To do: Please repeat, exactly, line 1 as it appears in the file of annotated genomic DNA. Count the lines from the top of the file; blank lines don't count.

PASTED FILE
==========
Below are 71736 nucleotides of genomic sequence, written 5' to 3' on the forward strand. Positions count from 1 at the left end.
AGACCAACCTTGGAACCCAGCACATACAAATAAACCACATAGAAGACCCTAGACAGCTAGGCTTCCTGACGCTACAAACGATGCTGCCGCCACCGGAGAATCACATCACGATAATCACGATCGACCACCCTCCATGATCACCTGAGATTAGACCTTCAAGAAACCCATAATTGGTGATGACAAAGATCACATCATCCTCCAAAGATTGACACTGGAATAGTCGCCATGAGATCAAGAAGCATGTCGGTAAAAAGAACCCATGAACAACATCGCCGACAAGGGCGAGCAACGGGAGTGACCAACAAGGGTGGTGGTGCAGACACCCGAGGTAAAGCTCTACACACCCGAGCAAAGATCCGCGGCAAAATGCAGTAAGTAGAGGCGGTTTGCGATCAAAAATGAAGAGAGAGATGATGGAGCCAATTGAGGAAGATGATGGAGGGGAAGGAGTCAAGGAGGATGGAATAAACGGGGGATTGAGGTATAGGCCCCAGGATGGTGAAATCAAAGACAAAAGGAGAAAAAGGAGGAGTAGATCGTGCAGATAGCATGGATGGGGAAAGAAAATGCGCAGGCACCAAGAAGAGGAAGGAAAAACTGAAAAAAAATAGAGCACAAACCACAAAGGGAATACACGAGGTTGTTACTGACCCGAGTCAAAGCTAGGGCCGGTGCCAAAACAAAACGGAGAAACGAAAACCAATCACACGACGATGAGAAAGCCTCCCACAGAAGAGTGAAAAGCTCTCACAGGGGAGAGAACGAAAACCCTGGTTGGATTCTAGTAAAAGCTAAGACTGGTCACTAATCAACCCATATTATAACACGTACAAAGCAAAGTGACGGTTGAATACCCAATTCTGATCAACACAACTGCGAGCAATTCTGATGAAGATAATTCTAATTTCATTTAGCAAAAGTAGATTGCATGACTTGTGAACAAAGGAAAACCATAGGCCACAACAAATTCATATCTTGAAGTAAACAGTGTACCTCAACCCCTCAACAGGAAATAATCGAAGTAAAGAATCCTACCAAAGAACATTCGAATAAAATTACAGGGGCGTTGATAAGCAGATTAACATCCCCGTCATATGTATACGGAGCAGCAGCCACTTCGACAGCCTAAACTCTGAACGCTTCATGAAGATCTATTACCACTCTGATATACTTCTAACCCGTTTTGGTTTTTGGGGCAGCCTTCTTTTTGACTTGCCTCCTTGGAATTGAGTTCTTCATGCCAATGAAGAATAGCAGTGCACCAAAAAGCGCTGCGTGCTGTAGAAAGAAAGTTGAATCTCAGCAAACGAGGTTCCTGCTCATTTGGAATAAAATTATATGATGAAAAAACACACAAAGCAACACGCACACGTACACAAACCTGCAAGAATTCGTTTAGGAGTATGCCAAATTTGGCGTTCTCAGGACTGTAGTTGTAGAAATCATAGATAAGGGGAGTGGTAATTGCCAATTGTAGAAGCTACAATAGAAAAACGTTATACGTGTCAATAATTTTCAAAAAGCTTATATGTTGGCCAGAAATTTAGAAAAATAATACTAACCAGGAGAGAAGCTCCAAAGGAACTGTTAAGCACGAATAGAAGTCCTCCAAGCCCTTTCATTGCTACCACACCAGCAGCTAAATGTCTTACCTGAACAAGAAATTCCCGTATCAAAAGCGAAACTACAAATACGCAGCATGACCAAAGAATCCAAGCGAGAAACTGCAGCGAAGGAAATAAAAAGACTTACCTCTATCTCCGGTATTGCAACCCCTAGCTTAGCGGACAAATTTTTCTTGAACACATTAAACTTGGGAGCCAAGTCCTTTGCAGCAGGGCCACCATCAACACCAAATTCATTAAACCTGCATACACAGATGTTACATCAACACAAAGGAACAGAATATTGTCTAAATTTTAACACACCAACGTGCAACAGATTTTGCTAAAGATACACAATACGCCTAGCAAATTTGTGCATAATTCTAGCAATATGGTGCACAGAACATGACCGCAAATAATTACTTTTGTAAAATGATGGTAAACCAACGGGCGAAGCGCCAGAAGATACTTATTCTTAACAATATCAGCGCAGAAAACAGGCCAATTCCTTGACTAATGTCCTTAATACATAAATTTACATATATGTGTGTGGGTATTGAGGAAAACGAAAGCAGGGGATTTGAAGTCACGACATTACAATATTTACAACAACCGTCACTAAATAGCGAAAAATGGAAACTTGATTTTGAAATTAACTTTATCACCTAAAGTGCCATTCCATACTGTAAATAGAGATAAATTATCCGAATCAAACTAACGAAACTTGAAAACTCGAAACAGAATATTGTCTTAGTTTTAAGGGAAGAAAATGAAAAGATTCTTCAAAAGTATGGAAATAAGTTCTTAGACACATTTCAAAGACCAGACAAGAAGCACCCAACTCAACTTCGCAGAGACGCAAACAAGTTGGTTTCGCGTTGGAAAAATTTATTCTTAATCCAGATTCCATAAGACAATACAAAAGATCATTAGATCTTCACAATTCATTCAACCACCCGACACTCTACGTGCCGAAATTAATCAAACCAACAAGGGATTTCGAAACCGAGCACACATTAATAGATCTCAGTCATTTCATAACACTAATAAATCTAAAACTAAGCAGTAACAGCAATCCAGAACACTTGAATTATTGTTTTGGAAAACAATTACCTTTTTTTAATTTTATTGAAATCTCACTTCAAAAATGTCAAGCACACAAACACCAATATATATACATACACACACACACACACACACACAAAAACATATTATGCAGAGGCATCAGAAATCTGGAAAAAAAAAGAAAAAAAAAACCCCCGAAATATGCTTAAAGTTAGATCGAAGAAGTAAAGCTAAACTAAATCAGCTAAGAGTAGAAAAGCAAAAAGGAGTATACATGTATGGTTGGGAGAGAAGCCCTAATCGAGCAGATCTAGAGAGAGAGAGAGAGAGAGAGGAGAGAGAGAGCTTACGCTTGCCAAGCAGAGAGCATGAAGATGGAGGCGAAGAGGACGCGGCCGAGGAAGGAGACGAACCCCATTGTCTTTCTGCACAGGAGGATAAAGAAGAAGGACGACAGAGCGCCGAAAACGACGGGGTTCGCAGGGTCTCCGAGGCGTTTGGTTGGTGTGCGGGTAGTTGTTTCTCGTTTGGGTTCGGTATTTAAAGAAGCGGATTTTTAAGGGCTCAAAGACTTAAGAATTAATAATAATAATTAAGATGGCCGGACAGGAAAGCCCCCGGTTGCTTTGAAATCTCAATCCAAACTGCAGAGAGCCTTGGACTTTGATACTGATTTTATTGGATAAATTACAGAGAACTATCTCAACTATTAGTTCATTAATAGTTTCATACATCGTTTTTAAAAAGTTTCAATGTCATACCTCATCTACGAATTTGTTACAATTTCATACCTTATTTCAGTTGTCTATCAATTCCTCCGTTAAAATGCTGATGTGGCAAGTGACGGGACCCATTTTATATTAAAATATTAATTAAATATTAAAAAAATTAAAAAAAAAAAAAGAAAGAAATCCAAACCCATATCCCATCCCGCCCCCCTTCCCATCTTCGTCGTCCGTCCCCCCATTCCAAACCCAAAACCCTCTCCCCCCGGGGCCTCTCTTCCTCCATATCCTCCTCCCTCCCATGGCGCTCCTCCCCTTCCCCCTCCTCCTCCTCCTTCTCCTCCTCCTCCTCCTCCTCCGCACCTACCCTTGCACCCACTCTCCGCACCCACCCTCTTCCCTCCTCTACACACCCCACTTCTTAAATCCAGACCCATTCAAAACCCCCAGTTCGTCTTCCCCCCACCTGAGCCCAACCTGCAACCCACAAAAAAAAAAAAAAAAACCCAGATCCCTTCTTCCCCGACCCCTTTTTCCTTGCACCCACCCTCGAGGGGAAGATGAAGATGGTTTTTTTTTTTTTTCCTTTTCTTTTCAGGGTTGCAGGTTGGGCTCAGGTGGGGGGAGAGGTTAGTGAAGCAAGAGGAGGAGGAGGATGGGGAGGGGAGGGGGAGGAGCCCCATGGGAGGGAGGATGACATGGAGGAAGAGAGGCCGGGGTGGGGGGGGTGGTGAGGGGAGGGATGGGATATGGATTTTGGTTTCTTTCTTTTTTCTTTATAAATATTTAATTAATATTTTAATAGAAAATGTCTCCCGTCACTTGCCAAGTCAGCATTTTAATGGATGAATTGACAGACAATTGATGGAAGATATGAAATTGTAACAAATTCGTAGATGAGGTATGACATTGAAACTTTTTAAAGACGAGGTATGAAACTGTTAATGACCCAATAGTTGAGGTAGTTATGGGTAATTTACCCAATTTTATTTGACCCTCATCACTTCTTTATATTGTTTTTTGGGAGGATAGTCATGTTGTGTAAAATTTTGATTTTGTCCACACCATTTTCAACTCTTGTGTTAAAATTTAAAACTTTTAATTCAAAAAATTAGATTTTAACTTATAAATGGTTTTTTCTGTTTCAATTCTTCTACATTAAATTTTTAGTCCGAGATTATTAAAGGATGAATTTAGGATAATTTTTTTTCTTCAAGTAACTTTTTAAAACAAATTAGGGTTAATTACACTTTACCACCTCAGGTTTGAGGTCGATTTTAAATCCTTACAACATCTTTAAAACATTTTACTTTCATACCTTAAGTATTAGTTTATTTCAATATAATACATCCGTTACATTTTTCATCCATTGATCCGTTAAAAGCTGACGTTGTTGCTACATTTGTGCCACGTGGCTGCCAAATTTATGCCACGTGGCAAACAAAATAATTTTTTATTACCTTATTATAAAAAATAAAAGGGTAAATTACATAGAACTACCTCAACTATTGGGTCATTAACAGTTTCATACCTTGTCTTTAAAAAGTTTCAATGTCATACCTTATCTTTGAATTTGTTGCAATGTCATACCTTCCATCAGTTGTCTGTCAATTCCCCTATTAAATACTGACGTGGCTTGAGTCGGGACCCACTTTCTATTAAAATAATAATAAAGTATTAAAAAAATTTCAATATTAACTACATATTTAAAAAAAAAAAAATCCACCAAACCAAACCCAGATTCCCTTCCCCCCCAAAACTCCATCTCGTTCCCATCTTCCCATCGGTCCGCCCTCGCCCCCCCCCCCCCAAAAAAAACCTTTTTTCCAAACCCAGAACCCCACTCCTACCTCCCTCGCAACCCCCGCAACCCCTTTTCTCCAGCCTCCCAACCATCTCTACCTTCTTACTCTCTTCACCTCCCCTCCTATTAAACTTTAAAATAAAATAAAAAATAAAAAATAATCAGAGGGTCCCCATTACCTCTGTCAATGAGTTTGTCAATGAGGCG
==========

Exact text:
Below are 71736 nucleotides of genomic sequence, written 5' to 3' on the forward strand. Positions count from 1 at the left end.